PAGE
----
The Antlers: "Music Band Northeast, glad to play Music Fest Northwest."

The Antlers: “Music Band Northeast, glad to play Music Fest Northwest.”

Once we finally settled in to the proper area, we heard a couple of songs from their latest album Familiars.  I haven’t yet internalized the nuances of those songs, but I can assure you that they come off very well in a live setting.  Perhaps the biggest surprise was their last song, “Putting The Dog To Sleep”.  It’s a great closer on Burst Apart, but given the specific nature of the song, it wouldn’t appear to be the most natural way to end a set.  The song was as cathartic as expected, but the band added an additional musical twist: first they began the natural breakdown of the song, taking pains to stretch out the chord progression while keeping the resolution slightly out of reach, but then building the song back up with an extended instrumental section that dazzled the crowd.

You know this was from early in the set because Damian Abraham's shirt is still on.

You know this was from early in the set because Damian Abraham’s shirt is still on.

We then made our way to the other end of the park, where Fucked Up was set to perform next–a transition that ranks among the most jarring ever scheduled at a music festival.  Here is a great opportunity for praising the new setup of the festival, as this allowed minimal time wasted between different acts as they had the necessary amount of time to setup without holding the crowd hostage, and the distance between the two sets was both short enough for the walk to not be burdensome while long enough so that there was not any bleedthrough between the two stages.  Someone deserves some extra kudos for that solid planning.

We’ve shown our love before with our glowing review of Glass Boys, but even we were taken aback at just how awesome Fucked Up’s set was at MusicFest.  I’m willing to claim that their hour-long set alone was worth the price of admission for the full day’s lineup.   There’s really nothing quite like seeing the giant hulking mass of positive energy that is Damian Abraham working his way through the crowd, giving hugs to folks passing by, climbing on top of the fence to sing out to the people on the river, and high-fiving a baby as the band ferociously kept up and played in lockstep.  Seriously, Pink Eyes high-fived a baby–that immediately became an all-time top-five concert moment for me personally.

Pink Eyes, now sans shirt.

Pink Eyes, now sans shirt.

I believe most of the set was from Glass Boys and David Comes To Life, though I will admit that sometimes it can be difficult to tell certain songs apart.  At least none of my personal favorites from The Chemistry of Common Life came up, though the rarity “I Hate Summer” made a welcome appearance, with a thoughtful introduction from Abraham on how one shouldn’t listen to personal attacks from others who are merely trying to shame people for no good reason.  He also at other times mentioned the healthful benefits of weed and the terrible events occurring in Ferguson, MO, with each speech receiving thunderous applause.  The band was tight, as I mentioned, but also could have benefited from an extra volume boost to help compete with Abraham’s sharp bellow, and also to help distinguish between the various components of their three-guitar attack.  Unfortunately, it seemed that the raucous set eventually drove the crowd away, as it seemed after their initial welcome that many people grew tired of listening to an hour of hardcore, and eventually made their way back to the other end of the park.  Then again, perhaps it was the heat finally getting to a few people, and the need to stock up on food.  I hope it was the latter, because Fucked Up deserved a new wave of fans after that performance.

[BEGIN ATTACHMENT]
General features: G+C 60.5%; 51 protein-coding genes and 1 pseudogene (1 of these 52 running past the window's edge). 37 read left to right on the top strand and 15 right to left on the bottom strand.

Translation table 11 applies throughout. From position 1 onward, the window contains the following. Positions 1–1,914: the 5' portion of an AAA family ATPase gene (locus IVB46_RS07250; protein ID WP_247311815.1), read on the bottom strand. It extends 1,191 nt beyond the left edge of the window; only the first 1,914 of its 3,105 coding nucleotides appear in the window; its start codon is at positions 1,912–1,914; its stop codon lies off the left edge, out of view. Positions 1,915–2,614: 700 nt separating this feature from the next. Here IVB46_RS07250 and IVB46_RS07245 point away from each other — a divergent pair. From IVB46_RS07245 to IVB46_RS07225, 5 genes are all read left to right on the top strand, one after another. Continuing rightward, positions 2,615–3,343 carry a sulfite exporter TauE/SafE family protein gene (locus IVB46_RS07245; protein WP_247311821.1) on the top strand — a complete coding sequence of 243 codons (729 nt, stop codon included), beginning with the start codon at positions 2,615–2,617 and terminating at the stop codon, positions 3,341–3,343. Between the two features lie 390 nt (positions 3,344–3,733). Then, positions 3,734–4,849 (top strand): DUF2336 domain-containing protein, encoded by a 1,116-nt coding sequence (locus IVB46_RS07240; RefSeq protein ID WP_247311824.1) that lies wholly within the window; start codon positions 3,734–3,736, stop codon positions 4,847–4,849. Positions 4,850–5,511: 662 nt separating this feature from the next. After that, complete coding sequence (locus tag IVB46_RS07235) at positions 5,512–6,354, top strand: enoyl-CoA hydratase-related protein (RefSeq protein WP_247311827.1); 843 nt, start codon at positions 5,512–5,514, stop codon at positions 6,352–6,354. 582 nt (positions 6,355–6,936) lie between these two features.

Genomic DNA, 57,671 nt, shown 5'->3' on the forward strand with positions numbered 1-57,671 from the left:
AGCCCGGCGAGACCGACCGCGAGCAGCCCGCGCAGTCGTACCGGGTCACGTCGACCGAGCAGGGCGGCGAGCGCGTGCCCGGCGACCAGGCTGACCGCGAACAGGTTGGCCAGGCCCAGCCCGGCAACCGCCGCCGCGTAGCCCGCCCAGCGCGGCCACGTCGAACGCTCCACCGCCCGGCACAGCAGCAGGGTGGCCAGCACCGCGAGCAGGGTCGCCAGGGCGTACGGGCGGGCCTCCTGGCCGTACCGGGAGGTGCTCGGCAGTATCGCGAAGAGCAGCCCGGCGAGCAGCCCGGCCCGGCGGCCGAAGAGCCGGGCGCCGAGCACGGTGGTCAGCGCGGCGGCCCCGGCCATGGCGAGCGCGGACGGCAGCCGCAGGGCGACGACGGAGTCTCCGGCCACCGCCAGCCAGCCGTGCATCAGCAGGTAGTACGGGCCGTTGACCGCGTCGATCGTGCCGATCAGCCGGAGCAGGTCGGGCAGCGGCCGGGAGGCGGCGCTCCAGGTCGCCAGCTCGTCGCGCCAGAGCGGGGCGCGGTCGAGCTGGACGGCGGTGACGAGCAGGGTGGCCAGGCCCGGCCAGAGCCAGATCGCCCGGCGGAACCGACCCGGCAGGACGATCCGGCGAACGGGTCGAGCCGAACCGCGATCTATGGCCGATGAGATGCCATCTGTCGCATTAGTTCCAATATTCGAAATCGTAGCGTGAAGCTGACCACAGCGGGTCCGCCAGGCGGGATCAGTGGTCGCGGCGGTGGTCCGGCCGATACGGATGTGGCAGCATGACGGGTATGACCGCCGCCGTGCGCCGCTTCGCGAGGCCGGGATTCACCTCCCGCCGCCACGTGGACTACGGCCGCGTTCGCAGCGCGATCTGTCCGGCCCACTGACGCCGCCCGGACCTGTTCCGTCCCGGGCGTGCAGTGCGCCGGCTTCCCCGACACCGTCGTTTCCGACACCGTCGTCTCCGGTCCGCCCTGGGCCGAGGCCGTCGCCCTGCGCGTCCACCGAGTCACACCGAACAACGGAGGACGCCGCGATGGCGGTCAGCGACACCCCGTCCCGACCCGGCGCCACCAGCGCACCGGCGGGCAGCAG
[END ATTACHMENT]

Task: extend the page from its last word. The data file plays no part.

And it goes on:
A glimpse of the color of tUnE-yArDs

A glimpse of the color of tUnE-yArDs

We had previously seen tUnE-yArDs when they opened up for The National only a few months ago, and in between it seems the set morphed from less a capella and looped percussion to more synths and live percussion.  That’s not to say that the music was any more conventional–there is still a dominant left-of-center sensibility.  For those who are unfamiiliar, the music of tUnE-yArDs is filled with complicated rhythms and tribal influences with world music type lyrics.  In other words, at many points through the set I thought I was living through a real-life Portlandia sketch.  Despite this vague feeling of uneasiness, I still really enjoyed the tUnE-yArDs set, as did the hundreds of other people that packed the listening area.

I ate a lamb gyros.

I ate a lamb gyros.

We ate dinner during HAIM.  Mine was delicious.

I save my worst photography for last.

I save my worst photography for last.

Spoon closed out the festival with a fantastic headlining performance, with a setlist that went deep into their catalog.  You may have noticed that we here at this site love the band quite a bit, and let’s just say that we loved every minute of their show.  Britt Daniel, former Portland resident (who gave a shoutout to SE during “Black Like Me”), remarked that it had been a long time since their last show in the city, back when they performed at the Crystal Ballroom in 2009; as an attendee of that concert, I could only shout out “too long!”

Just to show that the festivities extended into the night.

Just to show that the festivities extended into the night.

In their live show, Spoon manages to perfectly balance between precision and spontaneity, as the band can maintain both a perfect verisimilitude of their albums and allow for individual players to freak out and revel in the moment.  The band mixed in a healthy amount of their stellar new album They Want My Soul, and even some of the more experimental tracks like “Outlier” and “Inside Out” sounded perfectly at home within the set.  The crowd roared when they heard old favorites like “Small Stakes” and “I Turn My Camera On”, but saved their most appreciative response for the hits from Ga Ga Ga Ga Ga like “Don’t You Evah” and “The Underdog”.  Personally, I was glad to finally hear some of Transference live, including an extremely passionate performance of “Got Nuffin'”, and to witness at least one Girls Can Tell song, the sublime “Anything You Want”.  The only odd part was that besides Britt there seemed to be several band members that wanted to get out of the show in a hurry–the band ended up doing two encores, which seemed to be partly the result of some poor time budgeting.  It may have been the result of getting used to one-hour slots on various festivals and not properly adjusting to a headlining 90-minute slot, but from a distance I could see the look on some of the faces of the band members that they were hoping to cut things shot.  Despite this, Spoon more than justified taking the top spot on the bill; I’m just hoping for a proper show at some point from these guys in the near future.